50 POINTS AVAILABLE ACROSS TWO 60-MINUTE CONTESTS THIS SUNDAY
BRITISH GT HELPS CELEBRATE SNETTERTON’S 70TH ANNIVERSARY
MINUTE’S SILENCE TO HONOUR VOLUNTEER MARSHAL ROBERT FOOTE
Four races down, five more to go! The Intelligent Money British GT Championship reaches its halfway mark at Snetterton this weekend when the series’ alternative 60-minute format takes centre stage for the first time in 2021.
A maximum of 50 points are available for winning Sunday’s two sprint contests instead of the usual 37.5 awarded for an endurance victory. And with the same format also used next time out at Oulton, there’s room for both class title battles to fluctuate wildly within a short space of time before #DoningtonDecider rounds out the campaign.
Several of the cars forced to miss Spa also return to a provisional 24-strong entry split between GT3 and GT4. They join a packed roster of regular and one-off support series that celebrate Snetterton’s 70th anniversary on the full-length 300 layout.
However, there will also be time for reflection when SRO Motorsports Group, the BRSCC and MSV hold a minute’s silence before the start of Sunday’s first race in honour of volunteer marshal Robert Foote who lost his life at Brands Hatch on July 31. All British GT cars will also feature a orange heart on their windscreens.
GT3: TIGHT AT THE TOP WITH FIVE TO GO
Leo Machitski and Dennis Lind’s title ambitions looked to have been dealt a crippling blow at Donington. But fast forward two weeks and Barwell’s #63 Lamborghini sat atop the Drivers’ standings once again thanks to its commanding victory at Spa.
Ordinarily British GT’s Success Penalty system would restrict their chances this weekend. But the shorter additional times for sprint rounds – 10, seven and five seconds for the top-three instead of 20, 15 and 10 – have been fully overturned at Snetterton twice in recent years. And on both occasions it was by a Barwell Lamborghini. Indeed, the Huracan is something of a sprint specialist having won 13 of the 23 hour-long British GT races its contested since 2016.
There’s a second raging bull in Barwell’s stable that won’t carry a Success Penalty in Sunday’s first race. What’s more, it features Adam Balon who has won three of the last four races at Snetterton and shares with reigning champion Sandy Mitchell. The duo have worked hard to put themselves back in title contention but must now capitalise on their team-mates’ Race 1 handicap in order to further chip away at the current 19.5-point deficit.
They have the same number of points as Jonny Adam whose bid for a fifth title was scuppered by having to self-isolate just before Spa. But, as was also the case in 2013, the Scot can still play a critical role in Andrew Howard’s championship pursuit when he returns this weekend. Spa was an eventful race all round for Beechdean AMR, but they still head to Snetterton just 1.5 points behind Machitski/Lind and with the bonus of initially racing handicap-free. What’s more, the Aston Martin is yet to finish outside the top-four this year.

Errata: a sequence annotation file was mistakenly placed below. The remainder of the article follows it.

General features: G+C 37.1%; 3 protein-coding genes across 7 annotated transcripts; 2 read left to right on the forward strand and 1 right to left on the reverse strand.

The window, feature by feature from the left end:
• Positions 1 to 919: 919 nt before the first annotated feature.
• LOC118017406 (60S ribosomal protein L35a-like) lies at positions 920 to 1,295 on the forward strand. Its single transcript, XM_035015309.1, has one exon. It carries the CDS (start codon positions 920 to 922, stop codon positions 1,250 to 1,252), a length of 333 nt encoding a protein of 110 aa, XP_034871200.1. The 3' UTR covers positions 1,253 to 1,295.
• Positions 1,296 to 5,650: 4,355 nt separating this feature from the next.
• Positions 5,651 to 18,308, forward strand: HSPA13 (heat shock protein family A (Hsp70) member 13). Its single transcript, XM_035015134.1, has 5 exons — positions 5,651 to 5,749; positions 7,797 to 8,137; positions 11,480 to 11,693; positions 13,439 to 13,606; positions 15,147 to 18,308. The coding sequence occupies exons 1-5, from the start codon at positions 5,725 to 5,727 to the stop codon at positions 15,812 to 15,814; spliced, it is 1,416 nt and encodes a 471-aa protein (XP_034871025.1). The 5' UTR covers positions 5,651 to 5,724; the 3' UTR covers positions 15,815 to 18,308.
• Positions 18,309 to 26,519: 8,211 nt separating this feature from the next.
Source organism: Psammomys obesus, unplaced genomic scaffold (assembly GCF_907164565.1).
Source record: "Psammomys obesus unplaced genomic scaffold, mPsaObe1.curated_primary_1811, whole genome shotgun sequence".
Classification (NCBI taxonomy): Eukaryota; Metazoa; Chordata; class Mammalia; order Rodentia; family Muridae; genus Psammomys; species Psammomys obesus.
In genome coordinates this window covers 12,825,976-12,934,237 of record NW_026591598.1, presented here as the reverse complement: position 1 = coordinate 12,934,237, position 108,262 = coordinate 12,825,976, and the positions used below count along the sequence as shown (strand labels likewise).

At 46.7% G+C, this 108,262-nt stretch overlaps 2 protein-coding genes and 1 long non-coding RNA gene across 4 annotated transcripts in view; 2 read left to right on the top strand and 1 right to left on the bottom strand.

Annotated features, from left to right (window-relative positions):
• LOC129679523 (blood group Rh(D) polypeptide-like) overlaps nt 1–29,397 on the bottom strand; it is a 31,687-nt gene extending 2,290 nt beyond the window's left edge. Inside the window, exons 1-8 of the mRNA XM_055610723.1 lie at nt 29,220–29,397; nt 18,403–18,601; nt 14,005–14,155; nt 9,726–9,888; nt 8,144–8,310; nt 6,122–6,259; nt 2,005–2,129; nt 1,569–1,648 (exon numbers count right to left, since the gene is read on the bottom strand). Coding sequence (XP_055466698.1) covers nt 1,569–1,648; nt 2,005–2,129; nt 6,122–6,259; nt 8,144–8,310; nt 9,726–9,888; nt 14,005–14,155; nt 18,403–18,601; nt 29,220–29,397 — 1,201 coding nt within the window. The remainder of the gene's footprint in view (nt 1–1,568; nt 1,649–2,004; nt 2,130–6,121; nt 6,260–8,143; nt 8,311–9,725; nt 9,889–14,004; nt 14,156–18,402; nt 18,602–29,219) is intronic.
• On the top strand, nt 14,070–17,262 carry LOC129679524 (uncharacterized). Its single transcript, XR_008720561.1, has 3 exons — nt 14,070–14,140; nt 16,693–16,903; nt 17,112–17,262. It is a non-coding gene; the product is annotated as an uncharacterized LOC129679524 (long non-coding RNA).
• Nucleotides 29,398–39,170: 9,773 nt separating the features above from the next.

RAM also remains firmly in the hunt after working wonders to patch up their Mercedes-AMG and score points in Belgium. As such, Ian Loggie and Yelmer Buurman are just 7.5 behind Machitski/Lind and without the prospect of a Race 1 Success Penalty. They might remain winless this year but, just like Beechdean, RAM has proven that consistency is key to mounting a British GT title challenge.
WPI are also back in contention after finishing runners-up last time out but must now deal with the additional seven seconds in Race 1. That’s seldom been an issue for Phil Keen who’s converted the maximum sprint handicap into victory on three occasions, two of which came in Norfolk. His record at Snetterton is also exemplary having won seven of his last 14 British GT races there. Now, he and Michael Igoe must score heavily again if they’re to maintain the pressure on Barwell’s front-running crew.
Only three entries have scored in all four races thus far: Beechdean, RAM and Balfe’s McLaren shared by Stewart and Lewis Proctor. The intense battle at the front has diverted attention from the father/son duo who were steadily improving throughout 2021, as highlighted by Lewis’ qualifying performance at Donington, before scoring their first overall podium together at Spa where Stewart rebuffed Igoe and Balon throughout the opening stint. The Silver-Am championship leaders carry a five-second success handicap in Sunday’s first race.
Elsewhere, Team Parker’s Porsche is expected to attend following its accident in free practice at Spa, while Paddock Motorsport and Enduro Motorsport are also back after being unable to travel.
G-Cat’s race-by-race Porsche crewed by Shamus Jennings and Greg Caton makes its third appearance of the season, and Ahmad Al Harthy finally makes a long-awaited return 17 months after his Oman Racing with TF Sport entry was originally announced. He claimed overall victory at Snetterton back in 2013.